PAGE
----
Updated: Aug 30
From time to time I'm going to post articles on here as part of a wider focus on improving of public image, one of the ways I'm going to do this is through written articles. To start off the new year, here is the first. Osu! Sensei Marc
Like most dojo leads, I can say 2020 has been a tough year for Ty Sign Aikido and it is clear we’ve done well to survive. Like many clubs, we have kept members engaged and have been proactive and like everyone else, we have had our losses. Assessing the club for the coming year, one thing is very clear, the mainstay of our dojo is our junior members. These members have been a consistent source of inspiration as well as vital to keeping our club above going. This article reflects some of my views on why I think children are a vital asset to the aikido community.
Children in Aikido
As honourable as the ethos of Aikido is for self-improvement, to be a viable club you need to make money. That’s a fact of life. For a club to make money, you need committed and reliable members who pay. Looking at my books, it is significantly clear that children and the parents behind them are those members who pay regularly and on time and very rarely miss a session. That in and of itself should speak volumes.
Ty Sign Aikido has been active for six years. Before pandemic we averaged thirty-two members. Of those thirty-two, twenty-four members consisted of children. Currently, we have dropped to a solid twelve juniors attending regular weekly online sessions. Of the other twelve, eight will return once physical training resumes, two have emigrated and the other two are undecided. Of my adults, all eight are committed to returning once physical training can resume (at time of writing, our area is in local lockdown).
As we return to the dojo I am confident our numbers will increase with an average drop of one maybe two members, which is an annual average for us. I won’t talk about my opinions on the pros and cons of the ‘digital dojo’ suffice to say that my underlying opinion is that it is fit for purpose as a placeholder to engage and keep focus on the club. It has worked in favour for keeping active engagement and has been the go-to replacement for the dojo, my junior members love it.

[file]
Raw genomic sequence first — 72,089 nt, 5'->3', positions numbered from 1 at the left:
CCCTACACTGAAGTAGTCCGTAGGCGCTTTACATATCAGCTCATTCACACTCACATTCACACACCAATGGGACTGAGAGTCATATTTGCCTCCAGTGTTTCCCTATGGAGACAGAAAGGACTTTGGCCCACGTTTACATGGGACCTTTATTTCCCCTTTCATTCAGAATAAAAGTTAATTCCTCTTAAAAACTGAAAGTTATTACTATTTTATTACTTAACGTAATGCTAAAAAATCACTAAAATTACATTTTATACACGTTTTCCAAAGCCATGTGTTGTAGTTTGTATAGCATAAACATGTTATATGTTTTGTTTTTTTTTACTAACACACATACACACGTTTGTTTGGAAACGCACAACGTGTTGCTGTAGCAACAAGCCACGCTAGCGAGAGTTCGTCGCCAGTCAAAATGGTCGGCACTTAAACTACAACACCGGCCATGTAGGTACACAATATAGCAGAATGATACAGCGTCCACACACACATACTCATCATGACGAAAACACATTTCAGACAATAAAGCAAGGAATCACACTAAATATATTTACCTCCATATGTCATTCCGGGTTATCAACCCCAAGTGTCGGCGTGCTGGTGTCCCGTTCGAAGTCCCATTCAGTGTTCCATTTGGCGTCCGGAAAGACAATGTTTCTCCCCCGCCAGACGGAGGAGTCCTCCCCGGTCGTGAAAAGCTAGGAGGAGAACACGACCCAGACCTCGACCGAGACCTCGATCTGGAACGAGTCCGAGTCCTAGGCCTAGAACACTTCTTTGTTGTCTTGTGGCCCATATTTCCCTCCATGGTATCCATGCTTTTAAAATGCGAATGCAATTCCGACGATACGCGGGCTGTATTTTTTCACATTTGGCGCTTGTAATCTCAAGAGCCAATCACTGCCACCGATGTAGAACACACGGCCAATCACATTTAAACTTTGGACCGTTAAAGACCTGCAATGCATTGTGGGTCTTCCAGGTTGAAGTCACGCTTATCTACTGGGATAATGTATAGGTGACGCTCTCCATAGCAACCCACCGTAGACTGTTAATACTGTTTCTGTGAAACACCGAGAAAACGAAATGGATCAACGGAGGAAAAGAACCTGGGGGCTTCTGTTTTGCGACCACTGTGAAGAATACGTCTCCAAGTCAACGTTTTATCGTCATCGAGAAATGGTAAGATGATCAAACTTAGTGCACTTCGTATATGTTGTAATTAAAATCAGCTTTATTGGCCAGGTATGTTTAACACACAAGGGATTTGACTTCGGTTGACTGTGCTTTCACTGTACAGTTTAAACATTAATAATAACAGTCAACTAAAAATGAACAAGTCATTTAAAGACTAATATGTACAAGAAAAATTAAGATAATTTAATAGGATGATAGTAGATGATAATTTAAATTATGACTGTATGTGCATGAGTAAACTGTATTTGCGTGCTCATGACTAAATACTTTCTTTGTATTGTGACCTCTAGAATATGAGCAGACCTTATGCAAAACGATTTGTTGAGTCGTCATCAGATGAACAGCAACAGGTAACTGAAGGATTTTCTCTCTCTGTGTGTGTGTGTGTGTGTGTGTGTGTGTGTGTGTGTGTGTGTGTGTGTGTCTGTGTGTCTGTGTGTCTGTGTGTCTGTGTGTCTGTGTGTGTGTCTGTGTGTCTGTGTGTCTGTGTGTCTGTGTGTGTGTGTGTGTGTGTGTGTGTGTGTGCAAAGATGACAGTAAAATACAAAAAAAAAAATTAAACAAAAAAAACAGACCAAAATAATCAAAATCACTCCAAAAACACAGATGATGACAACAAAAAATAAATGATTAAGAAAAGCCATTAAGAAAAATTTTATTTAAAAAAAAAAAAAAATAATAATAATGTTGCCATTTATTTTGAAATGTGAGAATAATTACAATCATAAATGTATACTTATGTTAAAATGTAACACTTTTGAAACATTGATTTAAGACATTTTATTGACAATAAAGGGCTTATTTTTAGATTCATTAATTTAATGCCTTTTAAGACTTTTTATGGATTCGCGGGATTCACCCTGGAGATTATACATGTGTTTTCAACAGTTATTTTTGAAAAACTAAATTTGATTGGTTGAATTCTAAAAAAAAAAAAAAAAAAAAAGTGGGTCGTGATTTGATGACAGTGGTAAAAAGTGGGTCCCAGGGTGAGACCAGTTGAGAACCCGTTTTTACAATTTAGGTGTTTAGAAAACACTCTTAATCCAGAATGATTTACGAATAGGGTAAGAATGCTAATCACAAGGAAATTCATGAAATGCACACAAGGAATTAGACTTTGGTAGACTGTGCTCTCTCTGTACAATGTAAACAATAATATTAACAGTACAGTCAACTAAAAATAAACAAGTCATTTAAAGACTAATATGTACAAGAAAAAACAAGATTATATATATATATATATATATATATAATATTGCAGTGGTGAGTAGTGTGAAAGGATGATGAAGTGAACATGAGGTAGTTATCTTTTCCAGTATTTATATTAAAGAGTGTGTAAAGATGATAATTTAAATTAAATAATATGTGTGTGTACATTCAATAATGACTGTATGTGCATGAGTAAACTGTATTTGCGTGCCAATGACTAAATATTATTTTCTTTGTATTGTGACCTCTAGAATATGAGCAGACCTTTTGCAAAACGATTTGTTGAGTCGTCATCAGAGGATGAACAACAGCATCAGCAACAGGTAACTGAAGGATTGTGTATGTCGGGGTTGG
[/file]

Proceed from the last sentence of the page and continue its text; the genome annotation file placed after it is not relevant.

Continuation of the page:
Financial benefits to the club withstanding, there are more gains to running a children’s class than not and are points often overlooked to those dismissive of children in the dojo.
To clarify, first and foremost, teaching children is not all fun and games. Nor is it running a babysitting service. If anything, it is more serious and takes more skill and energy than running an adult class.
A one hour children’s class consists of all the elements you would expect to see in an adult class, everything ranging from etiquette and self-discipline to focussed based techniques including weapon work and randori, all focussed and working toward gradings. Games and fun activities should and can be regulated to those sessions closer to celebration days such as Christmas or Easter but ultimately training should be just that, training.
As a qualified instructor I was taught the same way as everyone else but often found myself having to adapt and change teaching for children. To be succinct, children are an unforgiving lot, often brutal and not shy in voicing their opinion, you need to be adaptive, know your stuff and be on top of your game for every minute of that lesson. To reiterate, it can be brutal and unforgiving. I also had to change the more traditional structure of the class, adapting, refining and adjusting to what works.